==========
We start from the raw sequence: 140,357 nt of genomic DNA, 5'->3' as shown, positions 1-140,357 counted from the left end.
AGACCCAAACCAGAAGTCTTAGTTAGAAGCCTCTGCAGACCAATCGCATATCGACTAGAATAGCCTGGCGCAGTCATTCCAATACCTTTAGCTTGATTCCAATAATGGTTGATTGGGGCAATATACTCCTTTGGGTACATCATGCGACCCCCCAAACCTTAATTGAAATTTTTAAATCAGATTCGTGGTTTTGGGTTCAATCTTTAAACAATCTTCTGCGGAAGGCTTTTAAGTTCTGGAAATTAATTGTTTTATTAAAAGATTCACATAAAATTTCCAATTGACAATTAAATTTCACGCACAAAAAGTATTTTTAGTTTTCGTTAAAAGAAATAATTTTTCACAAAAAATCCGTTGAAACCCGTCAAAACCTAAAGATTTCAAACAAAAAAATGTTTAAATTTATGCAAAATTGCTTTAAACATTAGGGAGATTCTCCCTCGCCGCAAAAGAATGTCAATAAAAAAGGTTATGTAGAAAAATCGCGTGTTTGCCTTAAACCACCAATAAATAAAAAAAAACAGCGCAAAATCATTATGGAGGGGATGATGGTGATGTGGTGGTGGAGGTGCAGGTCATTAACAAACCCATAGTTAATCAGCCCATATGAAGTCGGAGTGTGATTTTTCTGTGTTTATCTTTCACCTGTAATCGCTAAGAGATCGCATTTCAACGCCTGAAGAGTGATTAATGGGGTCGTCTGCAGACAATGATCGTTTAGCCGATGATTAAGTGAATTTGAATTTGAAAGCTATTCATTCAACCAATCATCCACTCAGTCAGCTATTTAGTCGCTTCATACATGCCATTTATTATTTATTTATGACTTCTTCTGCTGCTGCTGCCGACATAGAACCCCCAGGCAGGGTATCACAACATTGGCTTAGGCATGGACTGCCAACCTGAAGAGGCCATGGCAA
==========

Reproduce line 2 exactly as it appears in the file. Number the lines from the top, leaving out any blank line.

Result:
AGACCCAAACCAGAAGTCTTAGTTAGAAGCCTCTGCAGACCAATCGCATATCGACTAGAATAGCCTGGCGCAGTCATTCCAATACCTTTAGCTTGATTCCAATAATGGTTGATTGGGGCAATATACTCCTTTGGGTACATCATGCGACCCCCCAAACCTTAATTGAAATTTTTAAATCAGATTCGTGGTTTTGGGTTCAATCTTTAAACAATCTTCTGCGGAAGGCTTTTAAGTTCTGGAAATTAATTGTTTTATTAAAAGATTCACATAAAATTTCCAATTGACAATTAAATTTCACGCACAAAAAGTATTTTTAGTTTTCGTTAAAAGAAATAATTTTTCACAAAAAATCCGTTGAAACCCGTCAAAACCTAAAGATTTCAAACAAAAAAATGTTTAAATTTATGCAAAATTGCTTTAAACATTAGGGAGATTCTCCCTCGCCGCAAAAGAATGTCAATAAAAAAGGTTATGTAGAAAAATCGCGTGTTTGCCTTAAACCACCAATAAATAAAAAAAAACAGCGCAAAATCATTATGGAGGGGATGATGGTGATGTGGTGGTGGAGGTGCAGGTCATTAACAAACCCATAGTTAATCAGCCCATATGAAGTCGGAGTGTGATTTTTCTGTGTTTATCTTTCACCTGTAATCGCTAAGAGATCGCATTTCAACGCCTGAAGAGTGATTAATGGGGTCGTCTGCAGACAATGATCGTTTAGCCGATGATTAAGTGAATTTGAATTTGAAAGCTATTCATTCAACCAATCATCCACTCAGTCAGCTATTTAGTCGCTTCATACATGCCATTTATTATTTATTTATGACTTCTTCTGCTGCTGCTGCCGACATAGAACCCCCAGGCAGGGTATCACAACATTGGCTTAGGCATGGACTGCCAACCTGAAGAGGCCATGGCAA